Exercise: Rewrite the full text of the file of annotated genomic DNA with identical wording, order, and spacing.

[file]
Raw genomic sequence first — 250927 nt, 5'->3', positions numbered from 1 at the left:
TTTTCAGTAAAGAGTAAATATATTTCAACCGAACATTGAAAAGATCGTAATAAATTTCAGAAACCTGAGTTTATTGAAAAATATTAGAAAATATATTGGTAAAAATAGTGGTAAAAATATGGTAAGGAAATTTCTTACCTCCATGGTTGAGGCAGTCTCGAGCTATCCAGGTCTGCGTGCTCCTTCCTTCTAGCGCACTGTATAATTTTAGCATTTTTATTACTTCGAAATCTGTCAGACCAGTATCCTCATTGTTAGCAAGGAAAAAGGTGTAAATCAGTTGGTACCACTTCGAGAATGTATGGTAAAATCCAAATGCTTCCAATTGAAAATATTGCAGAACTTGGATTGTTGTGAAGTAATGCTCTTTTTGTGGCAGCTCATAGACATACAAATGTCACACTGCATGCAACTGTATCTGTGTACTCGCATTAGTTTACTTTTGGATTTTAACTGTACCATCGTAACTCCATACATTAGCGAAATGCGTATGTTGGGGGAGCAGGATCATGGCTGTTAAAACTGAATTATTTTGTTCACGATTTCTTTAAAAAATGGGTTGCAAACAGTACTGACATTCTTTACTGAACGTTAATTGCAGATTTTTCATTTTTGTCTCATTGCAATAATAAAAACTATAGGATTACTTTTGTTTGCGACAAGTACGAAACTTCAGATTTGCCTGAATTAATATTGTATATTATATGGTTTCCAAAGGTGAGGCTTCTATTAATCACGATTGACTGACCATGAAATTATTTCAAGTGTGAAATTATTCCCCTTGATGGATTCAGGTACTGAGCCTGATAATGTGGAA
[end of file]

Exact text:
Raw genomic sequence first — 250927 nt, 5'->3', positions numbered from 1 at the left:
TTTTCAGTAAAGAGTAAATATATTTCAACCGAACATTGAAAAGATCGTAATAAATTTCAGAAACCTGAGTTTATTGAAAAATATTAGAAAATATATTGGTAAAAATAGTGGTAAAAATATGGTAAGGAAATTTCTTACCTCCATGGTTGAGGCAGTCTCGAGCTATCCAGGTCTGCGTGCTCCTTCCTTCTAGCGCACTGTATAATTTTAGCATTTTTATTACTTCGAAATCTGTCAGACCAGTATCCTCATTGTTAGCAAGGAAAAAGGTGTAAATCAGTTGGTACCACTTCGAGAATGTATGGTAAAATCCAAATGCTTCCAATTGAAAATATTGCAGAACTTGGATTGTTGTGAAGTAATGCTCTTTTTGTGGCAGCTCATAGACATACAAATGTCACACTGCATGCAACTGTATCTGTGTACTCGCATTAGTTTACTTTTGGATTTTAACTGTACCATCGTAACTCCATACATTAGCGAAATGCGTATGTTGGGGGAGCAGGATCATGGCTGTTAAAACTGAATTATTTTGTTCACGATTTCTTTAAAAAATGGGTTGCAAACAGTACTGACATTCTTTACTGAACGTTAATTGCAGATTTTTCATTTTTGTCTCATTGCAATAATAAAAACTATAGGATTACTTTTGTTTGCGACAAGTACGAAACTTCAGATTTGCCTGAATTAATATTGTATATTATATGGTTTCCAAAGGTGAGGCTTCTATTAATCACGATTGACTGACCATGAAATTATTTCAAGTGTGAAATTATTCCCCTTGATGGATTCAGGTACTGAGCCTGATAATGTGGAA